What Parents Need to Know About Vaping and the Coronavirus

We reached out to Kristy Braun, Nurse Practitioner at OSF Pediatrics and BN Parents’ Medical Spokesperson, to see what information she could share with parents regarding the concerns they are seeing in the office related to vaping and the Coronavirus. Kristy has been working with adolescents for over 25 years. Here is what she has to share.



In the last year, a mysterious severe lung disease linked to vaping was identified.  E-cig/vaping associated lung injury, called EVALI for short, has created a public health crisis. Some of these cases were from devices that contained nicotine and others contained THC or CBD oil (compounds of cannabis).   Because this is so new, there are not a lot of scientific studies done to provide concrete data relevant to the risks of vaping. As of February 18, 2020 the Centers for Disease Control and Prevention reports there have been 2,807 hospitalized cases and of these 68 people have died. Most of these are young adults and teens.  Unfortunately, with the COVID-19 pandemic, many of the studies will be on hold for now.

A new concern is developing infection (sepsis) with contaminated vaping tools.  A local teen developed overwhelming sepsis after vaping while he had strep throat.   This is a life threatening infection.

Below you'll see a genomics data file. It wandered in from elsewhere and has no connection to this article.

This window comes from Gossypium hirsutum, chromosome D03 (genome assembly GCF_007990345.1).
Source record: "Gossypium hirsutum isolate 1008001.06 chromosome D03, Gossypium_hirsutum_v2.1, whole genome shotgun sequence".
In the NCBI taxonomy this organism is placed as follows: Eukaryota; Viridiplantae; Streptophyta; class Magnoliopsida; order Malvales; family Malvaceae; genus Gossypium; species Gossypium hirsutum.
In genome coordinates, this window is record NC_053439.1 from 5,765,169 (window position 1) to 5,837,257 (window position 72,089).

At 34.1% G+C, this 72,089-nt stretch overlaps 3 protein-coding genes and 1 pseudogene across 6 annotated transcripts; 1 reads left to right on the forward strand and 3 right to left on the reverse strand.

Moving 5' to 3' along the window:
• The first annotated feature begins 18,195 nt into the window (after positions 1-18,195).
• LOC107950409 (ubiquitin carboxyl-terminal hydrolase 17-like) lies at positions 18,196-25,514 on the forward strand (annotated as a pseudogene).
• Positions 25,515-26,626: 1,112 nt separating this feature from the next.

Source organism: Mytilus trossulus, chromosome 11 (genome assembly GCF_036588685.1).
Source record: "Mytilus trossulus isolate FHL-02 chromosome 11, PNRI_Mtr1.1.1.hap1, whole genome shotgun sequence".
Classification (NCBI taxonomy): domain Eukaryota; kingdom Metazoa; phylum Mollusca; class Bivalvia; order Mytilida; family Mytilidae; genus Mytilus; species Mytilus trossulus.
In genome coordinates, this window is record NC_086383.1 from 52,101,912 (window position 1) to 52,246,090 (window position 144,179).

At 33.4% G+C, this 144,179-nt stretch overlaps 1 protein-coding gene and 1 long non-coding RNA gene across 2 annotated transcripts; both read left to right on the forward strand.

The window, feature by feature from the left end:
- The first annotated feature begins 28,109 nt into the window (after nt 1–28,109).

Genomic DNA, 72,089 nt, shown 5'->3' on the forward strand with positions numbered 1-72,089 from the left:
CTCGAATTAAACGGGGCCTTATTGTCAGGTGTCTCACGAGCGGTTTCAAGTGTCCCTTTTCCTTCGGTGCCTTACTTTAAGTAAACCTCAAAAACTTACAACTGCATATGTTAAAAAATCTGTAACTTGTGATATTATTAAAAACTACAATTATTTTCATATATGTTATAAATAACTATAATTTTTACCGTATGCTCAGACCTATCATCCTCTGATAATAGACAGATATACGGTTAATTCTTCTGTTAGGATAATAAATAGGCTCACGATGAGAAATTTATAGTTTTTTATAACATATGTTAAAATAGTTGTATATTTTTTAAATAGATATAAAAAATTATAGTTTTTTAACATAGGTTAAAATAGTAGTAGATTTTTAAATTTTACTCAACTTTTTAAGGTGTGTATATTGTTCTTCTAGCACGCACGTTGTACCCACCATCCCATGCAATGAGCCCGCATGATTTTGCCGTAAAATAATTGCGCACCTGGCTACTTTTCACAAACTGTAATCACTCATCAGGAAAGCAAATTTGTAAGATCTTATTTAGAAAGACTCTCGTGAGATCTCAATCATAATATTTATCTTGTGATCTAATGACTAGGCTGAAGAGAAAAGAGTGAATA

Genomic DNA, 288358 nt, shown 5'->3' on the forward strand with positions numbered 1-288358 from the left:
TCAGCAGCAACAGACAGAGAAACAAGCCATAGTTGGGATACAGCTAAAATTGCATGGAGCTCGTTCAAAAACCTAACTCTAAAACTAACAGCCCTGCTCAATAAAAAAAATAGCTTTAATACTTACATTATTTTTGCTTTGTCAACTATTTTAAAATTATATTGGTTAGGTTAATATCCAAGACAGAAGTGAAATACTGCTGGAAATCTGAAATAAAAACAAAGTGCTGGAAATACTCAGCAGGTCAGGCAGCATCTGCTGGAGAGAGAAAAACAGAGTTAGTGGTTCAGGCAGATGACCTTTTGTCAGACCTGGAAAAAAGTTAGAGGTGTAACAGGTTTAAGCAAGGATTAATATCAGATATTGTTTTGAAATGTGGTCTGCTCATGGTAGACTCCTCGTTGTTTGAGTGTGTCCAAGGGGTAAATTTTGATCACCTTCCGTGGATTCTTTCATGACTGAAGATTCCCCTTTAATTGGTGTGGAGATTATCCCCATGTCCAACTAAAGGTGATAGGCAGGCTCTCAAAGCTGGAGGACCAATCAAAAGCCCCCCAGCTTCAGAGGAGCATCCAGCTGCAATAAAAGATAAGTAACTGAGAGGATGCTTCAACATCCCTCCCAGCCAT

The primary job of your lungs is to provide gas exchange.  From the lungs, oxygen goes to the heart which pumps it to the rest of the body. If organisms causing infection get into the lungs, they can then get into the blood stream and sent to organs, potentially causing overwhelming infection.   The theory is vaping tools themselves can be contaminated with bacteria, viruses and fungi.   A recent Harvard study showed up to 23% of devices are contaminated with organisms.  This can potentially set up a dangerous process for infection to get into the body.

Another concern more recently with the Coronavirus pandemic could be more serious in people who vape or smoke.   Both cigarettes and vaping products can damage the lungs making weakened lungs more susceptible to infections such as pneumonia and coronavirus.

Please talk with your child and teen about putting any pollutant into their lungs.   The lungs are meant to breath in oxygen and exhale carbon dioxide, nothing else!  In time, more studies will provide evidence of the dangers, but in the meantime, look at basic anatomy to explain the dangers.  Remember it took hundreds of years to prove that cigarette smoking will shorten your life.  Let’s hope it doesn’t take that long to do the same.